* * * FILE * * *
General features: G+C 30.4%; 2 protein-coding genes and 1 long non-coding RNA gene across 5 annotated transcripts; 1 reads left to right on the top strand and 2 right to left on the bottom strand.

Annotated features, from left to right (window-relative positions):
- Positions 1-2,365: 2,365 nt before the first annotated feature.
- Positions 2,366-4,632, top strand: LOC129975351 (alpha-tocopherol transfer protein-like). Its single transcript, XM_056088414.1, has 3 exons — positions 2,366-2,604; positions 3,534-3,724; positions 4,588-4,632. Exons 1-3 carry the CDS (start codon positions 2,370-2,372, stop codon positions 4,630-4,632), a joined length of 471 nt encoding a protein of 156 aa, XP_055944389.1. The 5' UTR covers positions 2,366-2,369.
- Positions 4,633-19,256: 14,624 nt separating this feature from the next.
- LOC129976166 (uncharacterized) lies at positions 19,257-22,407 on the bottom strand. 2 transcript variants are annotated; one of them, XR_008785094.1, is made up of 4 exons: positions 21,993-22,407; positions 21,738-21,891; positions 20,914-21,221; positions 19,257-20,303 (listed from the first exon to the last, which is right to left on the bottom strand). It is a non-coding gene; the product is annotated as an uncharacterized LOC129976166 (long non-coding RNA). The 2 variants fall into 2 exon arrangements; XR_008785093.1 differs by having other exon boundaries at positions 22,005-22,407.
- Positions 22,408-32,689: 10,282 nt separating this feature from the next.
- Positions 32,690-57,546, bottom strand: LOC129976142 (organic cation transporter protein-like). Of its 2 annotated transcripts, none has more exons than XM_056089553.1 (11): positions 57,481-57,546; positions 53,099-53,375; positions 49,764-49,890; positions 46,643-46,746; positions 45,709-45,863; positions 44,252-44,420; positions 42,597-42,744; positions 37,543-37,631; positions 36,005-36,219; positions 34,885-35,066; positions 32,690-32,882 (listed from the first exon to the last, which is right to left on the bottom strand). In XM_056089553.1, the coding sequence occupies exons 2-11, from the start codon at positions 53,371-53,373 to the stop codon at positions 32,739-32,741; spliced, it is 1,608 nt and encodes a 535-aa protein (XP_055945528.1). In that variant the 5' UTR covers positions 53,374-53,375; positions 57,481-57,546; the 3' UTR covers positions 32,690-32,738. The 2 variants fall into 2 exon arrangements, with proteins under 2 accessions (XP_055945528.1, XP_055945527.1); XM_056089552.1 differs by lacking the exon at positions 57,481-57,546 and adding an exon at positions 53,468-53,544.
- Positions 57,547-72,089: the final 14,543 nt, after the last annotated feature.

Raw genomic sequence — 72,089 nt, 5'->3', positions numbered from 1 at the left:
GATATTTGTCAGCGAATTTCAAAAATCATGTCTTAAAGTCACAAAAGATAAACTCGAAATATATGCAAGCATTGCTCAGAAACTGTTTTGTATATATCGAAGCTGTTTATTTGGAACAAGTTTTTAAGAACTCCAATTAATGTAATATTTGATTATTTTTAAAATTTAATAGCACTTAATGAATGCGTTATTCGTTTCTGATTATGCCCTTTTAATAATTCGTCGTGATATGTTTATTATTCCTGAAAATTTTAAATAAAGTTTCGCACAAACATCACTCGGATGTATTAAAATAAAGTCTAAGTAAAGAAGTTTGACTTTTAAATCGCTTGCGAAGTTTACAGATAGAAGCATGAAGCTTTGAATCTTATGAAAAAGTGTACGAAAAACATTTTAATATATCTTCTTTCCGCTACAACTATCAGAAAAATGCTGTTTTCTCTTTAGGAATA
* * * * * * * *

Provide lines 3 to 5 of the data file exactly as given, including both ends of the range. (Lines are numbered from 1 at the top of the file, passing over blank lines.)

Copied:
- Positions 1-2,365: 2,365 nt before the first annotated feature.
- Positions 2,366-4,632, top strand: LOC129975351 (alpha-tocopherol transfer protein-like). Its single transcript, XM_056088414.1, has 3 exons — positions 2,366-2,604; positions 3,534-3,724; positions 4,588-4,632. Exons 1-3 carry the CDS (start codon positions 2,370-2,372, stop codon positions 4,630-4,632), a joined length of 471 nt encoding a protein of 156 aa, XP_055944389.1. The 5' UTR covers positions 2,366-2,369.
- Positions 4,633-19,256: 14,624 nt separating this feature from the next.